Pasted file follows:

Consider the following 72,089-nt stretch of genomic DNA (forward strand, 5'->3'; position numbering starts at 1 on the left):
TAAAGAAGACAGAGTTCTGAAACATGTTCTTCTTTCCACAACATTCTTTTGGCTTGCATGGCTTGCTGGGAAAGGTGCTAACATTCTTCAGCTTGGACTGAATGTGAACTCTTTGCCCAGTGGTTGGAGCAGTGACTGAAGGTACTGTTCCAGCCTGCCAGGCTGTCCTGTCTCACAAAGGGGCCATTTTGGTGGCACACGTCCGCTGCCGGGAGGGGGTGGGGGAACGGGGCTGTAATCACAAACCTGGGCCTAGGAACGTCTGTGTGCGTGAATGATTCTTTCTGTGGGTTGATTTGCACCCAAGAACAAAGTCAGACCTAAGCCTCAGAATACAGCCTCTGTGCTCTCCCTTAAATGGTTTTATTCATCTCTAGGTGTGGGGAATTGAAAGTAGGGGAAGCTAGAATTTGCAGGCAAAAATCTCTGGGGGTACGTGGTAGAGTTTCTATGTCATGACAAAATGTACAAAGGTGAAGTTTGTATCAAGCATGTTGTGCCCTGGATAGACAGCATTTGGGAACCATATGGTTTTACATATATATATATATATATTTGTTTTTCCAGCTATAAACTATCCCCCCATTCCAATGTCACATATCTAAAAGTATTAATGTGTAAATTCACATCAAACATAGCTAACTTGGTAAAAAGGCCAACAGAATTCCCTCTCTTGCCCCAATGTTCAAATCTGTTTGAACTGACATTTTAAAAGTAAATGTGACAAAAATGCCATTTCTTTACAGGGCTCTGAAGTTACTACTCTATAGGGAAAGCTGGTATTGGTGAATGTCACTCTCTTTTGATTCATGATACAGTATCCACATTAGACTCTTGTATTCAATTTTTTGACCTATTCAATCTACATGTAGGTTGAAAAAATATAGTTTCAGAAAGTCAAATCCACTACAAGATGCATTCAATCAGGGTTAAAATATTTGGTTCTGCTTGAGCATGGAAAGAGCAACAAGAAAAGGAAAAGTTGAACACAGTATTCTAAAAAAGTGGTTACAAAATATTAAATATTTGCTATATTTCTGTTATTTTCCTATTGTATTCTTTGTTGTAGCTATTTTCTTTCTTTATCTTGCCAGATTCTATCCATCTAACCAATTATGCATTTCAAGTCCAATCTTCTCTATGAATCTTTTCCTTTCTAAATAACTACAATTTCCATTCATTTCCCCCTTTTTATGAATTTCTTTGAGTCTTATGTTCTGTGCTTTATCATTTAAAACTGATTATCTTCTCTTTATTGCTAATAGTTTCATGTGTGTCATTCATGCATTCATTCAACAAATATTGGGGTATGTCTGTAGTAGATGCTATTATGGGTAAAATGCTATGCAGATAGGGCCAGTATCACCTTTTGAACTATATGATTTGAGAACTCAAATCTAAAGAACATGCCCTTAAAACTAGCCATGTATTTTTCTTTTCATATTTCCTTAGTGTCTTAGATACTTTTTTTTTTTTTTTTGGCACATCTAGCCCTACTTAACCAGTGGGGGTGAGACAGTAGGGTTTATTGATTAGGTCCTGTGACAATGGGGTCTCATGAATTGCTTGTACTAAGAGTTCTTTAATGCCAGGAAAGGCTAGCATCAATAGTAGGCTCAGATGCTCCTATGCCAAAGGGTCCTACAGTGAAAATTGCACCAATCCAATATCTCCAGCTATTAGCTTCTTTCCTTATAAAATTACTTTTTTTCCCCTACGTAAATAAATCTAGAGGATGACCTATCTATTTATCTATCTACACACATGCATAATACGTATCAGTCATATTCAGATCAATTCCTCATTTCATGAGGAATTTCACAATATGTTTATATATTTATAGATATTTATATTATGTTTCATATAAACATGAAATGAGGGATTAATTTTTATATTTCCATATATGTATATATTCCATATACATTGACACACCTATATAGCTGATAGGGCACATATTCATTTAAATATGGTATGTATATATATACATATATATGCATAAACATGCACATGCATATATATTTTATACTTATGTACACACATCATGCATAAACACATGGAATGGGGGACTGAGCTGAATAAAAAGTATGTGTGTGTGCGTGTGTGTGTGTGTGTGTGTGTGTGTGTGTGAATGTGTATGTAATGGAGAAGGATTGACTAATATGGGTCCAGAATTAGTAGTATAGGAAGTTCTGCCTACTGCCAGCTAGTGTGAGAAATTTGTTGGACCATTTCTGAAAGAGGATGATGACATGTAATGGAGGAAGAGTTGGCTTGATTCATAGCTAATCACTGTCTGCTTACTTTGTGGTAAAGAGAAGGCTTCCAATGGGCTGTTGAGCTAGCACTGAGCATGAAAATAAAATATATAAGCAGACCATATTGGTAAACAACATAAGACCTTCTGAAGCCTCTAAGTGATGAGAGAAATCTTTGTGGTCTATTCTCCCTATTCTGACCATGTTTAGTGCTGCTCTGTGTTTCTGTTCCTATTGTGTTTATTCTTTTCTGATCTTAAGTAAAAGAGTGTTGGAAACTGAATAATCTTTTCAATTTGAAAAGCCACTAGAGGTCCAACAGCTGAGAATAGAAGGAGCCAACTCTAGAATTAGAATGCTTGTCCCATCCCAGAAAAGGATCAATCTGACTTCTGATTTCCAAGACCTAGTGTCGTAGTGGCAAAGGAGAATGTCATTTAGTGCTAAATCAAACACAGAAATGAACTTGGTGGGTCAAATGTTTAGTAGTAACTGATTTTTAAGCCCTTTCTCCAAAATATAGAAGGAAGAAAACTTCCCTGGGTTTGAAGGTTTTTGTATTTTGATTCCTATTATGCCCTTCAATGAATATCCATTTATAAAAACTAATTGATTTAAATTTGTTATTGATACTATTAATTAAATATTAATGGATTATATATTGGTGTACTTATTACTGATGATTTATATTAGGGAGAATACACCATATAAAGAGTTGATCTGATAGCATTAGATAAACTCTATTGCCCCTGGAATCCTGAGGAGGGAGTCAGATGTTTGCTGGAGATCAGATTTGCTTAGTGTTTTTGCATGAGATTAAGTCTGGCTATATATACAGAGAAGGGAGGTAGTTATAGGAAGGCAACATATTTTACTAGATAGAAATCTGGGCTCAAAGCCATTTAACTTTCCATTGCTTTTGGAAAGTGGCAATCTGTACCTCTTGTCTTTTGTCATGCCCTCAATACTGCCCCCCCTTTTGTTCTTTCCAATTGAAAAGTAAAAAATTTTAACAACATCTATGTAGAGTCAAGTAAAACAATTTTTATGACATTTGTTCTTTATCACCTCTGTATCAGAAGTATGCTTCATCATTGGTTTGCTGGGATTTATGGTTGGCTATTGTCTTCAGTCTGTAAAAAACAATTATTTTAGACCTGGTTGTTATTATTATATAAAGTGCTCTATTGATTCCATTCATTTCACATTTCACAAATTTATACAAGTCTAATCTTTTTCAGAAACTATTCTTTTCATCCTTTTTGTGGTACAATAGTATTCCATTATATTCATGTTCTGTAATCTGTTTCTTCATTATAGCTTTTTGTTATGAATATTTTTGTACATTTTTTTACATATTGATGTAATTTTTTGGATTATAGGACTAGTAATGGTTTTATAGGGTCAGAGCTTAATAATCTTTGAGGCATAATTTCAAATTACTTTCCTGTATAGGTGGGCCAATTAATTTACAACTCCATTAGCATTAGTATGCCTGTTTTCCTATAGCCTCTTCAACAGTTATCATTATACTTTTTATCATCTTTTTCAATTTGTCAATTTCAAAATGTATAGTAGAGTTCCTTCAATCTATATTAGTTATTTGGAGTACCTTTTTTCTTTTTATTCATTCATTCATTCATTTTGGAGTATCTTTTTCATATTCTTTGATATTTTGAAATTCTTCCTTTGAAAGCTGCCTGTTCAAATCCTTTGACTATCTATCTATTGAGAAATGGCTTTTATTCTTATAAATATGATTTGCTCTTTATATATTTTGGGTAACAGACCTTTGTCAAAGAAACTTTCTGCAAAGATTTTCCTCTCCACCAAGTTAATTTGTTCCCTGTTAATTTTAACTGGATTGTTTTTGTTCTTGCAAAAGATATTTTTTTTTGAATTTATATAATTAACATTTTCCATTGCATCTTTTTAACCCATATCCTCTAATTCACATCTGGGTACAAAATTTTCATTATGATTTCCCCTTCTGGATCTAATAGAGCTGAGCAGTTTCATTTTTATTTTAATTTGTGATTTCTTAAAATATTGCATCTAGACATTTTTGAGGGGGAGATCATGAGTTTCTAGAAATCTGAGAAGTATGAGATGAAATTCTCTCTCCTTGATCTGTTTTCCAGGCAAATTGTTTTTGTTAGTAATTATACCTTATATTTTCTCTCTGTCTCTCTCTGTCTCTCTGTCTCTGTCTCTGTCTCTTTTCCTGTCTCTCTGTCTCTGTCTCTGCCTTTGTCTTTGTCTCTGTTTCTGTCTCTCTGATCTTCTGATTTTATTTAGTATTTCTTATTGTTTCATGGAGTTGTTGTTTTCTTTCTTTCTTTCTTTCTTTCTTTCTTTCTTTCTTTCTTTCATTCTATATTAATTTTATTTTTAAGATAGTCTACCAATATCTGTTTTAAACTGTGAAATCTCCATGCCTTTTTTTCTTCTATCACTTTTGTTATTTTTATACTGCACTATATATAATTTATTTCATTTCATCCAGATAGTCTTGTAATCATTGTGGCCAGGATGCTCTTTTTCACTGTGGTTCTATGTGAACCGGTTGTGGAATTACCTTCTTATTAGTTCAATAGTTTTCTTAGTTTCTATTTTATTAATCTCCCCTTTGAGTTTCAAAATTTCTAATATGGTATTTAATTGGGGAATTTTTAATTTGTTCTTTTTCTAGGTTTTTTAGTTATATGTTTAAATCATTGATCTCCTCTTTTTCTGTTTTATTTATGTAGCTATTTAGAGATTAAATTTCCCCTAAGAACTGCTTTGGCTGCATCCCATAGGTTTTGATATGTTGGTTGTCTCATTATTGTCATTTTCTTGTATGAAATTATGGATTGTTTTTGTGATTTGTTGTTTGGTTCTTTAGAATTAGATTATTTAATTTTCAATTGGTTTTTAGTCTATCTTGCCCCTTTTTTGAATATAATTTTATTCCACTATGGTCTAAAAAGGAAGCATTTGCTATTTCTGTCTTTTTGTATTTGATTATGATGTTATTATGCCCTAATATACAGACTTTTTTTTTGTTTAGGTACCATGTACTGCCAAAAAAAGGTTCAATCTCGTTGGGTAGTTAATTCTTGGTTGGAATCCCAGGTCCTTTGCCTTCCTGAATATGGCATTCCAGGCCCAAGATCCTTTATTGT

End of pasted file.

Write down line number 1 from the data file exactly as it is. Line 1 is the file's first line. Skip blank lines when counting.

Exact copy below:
Consider the following 72,089-nt stretch of genomic DNA (forward strand, 5'->3'; position numbering starts at 1 on the left):